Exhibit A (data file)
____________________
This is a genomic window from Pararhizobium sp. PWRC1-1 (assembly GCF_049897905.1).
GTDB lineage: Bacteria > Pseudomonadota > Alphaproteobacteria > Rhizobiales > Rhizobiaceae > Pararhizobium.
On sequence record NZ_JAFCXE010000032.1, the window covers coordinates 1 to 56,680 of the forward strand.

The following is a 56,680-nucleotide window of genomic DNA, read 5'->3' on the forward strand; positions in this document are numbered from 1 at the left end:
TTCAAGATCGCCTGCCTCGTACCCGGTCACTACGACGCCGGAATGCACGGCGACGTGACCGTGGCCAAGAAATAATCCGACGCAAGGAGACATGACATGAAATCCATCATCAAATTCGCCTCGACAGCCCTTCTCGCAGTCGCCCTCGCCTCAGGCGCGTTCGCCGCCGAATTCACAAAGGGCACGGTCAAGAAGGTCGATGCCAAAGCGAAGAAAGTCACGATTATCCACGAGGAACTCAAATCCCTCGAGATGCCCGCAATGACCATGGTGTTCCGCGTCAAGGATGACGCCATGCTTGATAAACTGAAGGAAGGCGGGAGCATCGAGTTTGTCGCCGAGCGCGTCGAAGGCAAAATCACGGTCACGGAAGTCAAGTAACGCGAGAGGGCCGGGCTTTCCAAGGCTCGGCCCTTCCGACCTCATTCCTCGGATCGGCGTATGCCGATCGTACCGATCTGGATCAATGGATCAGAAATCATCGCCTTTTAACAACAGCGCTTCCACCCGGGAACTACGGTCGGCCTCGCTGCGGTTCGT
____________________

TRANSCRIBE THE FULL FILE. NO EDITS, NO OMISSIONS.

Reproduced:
This is a genomic window from Pararhizobium sp. PWRC1-1 (assembly GCF_049897905.1).
GTDB lineage: Bacteria > Pseudomonadota > Alphaproteobacteria > Rhizobiales > Rhizobiaceae > Pararhizobium.
On sequence record NZ_JAFCXE010000032.1, the window covers coordinates 1 to 56,680 of the forward strand.

The following is a 56,680-nucleotide window of genomic DNA, read 5'->3' on the forward strand; positions in this document are numbered from 1 at the left end:
TTCAAGATCGCCTGCCTCGTACCCGGTCACTACGACGCCGGAATGCACGGCGACGTGACCGTGGCCAAGAAATAATCCGACGCAAGGAGACATGACATGAAATCCATCATCAAATTCGCCTCGACAGCCCTTCTCGCAGTCGCCCTCGCCTCAGGCGCGTTCGCCGCCGAATTCACAAAGGGCACGGTCAAGAAGGTCGATGCCAAAGCGAAGAAAGTCACGATTATCCACGAGGAACTCAAATCCCTCGAGATGCCCGCAATGACCATGGTGTTCCGCGTCAAGGATGACGCCATGCTTGATAAACTGAAGGAAGGCGGGAGCATCGAGTTTGTCGCCGAGCGCGTCGAAGGCAAAATCACGGTCACGGAAGTCAAGTAACGCGAGAGGGCCGGGCTTTCCAAGGCTCGGCCCTTCCGACCTCATTCCTCGGATCGGCGTATGCCGATCGTACCGATCTGGATCAATGGATCAGAAATCATCGCCTTTTAACAACAGCGCTTCCACCCGGGAACTACGGTCGGCCTCGCTGCGGTTCGT